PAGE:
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THE INVESTOR
August 20, 2019
Big Reunion

Automobiles

Middle-aged Koreans overtake younger generation in car sales

  • PUBLISHED :August 01, 2019 - 16:36
  • UPDATED :August 01, 2019 - 16:36
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South Koreans in their 40s who used to comprise the bulk of car buyers are no longer the largest consumer group, according to the latest data released Aug. 1.

Now those in their 50s are the top car buyers, according to data from Korea Automobile Manufacturers Association. They bought 143,542 vehicles, 19.7 percent of the total cars sold in the first six months.

The data also showed that the proportion of new car registration by people in their 30s and 40s fell to a record low in the first half of the year. The two age groups bought a total of 238,567 vehicles during the period, declining 13.7 percent from a year ago. They accounted for only 34.1 percent in the January-June period, falling gradually from 41 percent in the same period in 2016.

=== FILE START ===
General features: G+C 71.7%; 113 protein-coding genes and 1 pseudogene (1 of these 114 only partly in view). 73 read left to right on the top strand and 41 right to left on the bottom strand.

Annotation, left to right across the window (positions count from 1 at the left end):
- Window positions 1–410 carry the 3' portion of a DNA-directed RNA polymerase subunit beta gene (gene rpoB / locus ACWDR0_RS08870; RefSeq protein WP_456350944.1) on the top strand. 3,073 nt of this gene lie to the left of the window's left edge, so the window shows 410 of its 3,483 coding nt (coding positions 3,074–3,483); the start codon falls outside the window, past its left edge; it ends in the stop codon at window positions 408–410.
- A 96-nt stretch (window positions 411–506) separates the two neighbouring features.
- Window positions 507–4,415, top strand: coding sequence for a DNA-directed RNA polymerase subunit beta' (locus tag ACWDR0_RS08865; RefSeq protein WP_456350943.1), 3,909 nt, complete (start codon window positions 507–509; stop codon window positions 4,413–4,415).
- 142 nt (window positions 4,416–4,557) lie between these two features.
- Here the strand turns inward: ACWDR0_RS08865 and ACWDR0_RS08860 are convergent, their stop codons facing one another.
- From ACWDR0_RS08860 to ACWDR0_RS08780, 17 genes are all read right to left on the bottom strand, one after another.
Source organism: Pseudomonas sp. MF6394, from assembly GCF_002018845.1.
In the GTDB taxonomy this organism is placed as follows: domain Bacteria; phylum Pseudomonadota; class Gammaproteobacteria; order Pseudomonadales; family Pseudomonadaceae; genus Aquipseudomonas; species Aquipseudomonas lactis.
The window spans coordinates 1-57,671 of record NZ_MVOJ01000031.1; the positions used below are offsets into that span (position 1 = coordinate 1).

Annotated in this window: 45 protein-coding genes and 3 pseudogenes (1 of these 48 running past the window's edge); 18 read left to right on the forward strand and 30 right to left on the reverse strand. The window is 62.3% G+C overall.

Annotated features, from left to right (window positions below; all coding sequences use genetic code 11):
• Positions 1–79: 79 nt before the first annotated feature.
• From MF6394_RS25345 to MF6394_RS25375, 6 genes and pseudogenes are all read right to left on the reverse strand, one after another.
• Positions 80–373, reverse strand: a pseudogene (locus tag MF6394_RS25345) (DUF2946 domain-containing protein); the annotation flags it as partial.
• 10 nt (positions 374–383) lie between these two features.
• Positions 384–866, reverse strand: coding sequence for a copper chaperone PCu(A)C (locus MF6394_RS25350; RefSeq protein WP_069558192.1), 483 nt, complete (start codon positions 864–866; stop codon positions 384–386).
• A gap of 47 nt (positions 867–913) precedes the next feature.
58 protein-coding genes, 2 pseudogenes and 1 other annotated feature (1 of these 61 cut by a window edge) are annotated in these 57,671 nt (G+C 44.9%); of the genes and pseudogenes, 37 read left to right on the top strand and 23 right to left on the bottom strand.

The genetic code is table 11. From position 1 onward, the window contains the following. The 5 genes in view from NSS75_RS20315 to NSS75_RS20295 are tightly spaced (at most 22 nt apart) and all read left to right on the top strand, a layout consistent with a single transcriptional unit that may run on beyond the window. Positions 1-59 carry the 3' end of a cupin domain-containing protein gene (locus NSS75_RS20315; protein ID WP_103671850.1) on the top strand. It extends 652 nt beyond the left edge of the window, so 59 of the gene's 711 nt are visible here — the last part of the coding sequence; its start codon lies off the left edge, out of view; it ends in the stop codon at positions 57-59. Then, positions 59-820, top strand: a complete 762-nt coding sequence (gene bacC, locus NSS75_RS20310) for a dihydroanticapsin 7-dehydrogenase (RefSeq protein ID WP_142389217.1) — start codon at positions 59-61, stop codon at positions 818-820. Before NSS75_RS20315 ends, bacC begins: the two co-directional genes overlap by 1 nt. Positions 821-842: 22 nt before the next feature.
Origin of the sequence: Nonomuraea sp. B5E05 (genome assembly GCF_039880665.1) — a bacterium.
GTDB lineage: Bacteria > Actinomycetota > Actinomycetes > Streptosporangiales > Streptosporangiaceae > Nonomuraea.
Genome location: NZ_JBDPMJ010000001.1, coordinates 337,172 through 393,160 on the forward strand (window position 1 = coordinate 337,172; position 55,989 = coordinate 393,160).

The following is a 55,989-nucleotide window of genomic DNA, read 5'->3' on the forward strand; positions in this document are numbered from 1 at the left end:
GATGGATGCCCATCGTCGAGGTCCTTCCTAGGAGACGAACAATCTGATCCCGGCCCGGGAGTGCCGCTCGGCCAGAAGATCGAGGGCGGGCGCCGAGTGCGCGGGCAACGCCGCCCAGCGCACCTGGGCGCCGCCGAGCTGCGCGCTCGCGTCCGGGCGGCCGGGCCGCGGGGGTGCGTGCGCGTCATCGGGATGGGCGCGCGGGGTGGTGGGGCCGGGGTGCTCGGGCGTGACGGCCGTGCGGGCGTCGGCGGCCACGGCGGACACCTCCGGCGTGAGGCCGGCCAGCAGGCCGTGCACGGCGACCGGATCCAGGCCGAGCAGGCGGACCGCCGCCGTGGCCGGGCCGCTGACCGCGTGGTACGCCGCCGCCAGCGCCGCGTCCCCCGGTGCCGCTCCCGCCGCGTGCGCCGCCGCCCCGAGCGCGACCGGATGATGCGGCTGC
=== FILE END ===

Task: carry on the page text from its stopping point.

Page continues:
“The younger people are buying fewer cars as more of them use car-sharing services,” said a KAMA official.

This trend was reflected in the record-high purchases by businesses including car-sharing platforms. New car purchases by businesses took up 28.3 percent of the total car sales.

According to startup Epikar, a vehicle subscription platform, its main customers are males in their 30s and 40s.

KAMA also attributed the trend to a prolonged economic downturn.
“As the economy worsens, disposable income for this generation has also decreased,” said the KAMA official.

The figures for new car sales fell in all age groups except for the 60s group. They bought more cars than last year with the number increasing to 82,336 units from 79,987 a year ago.

“The retired baby boomers (who were born between 1955 and 1963) are buying new cars that can meet their various demands,” the KAMA official said.

In the first half of this year, 889,588 vehicles were sold here, down 4.3 percent from a year ago. The number of SUV and eco-friendly car sales rose 4.3 percent and 28.6 percent, respectively.

By brands, most European cars saw a double-digit decline in sales, with the sales of German brands plunging 34.2 percent and that from Britain by 25.3 percent. Japanese brands saw an 18 percent increase.

By Park Ga-young (gypark@heraldcorp.com)

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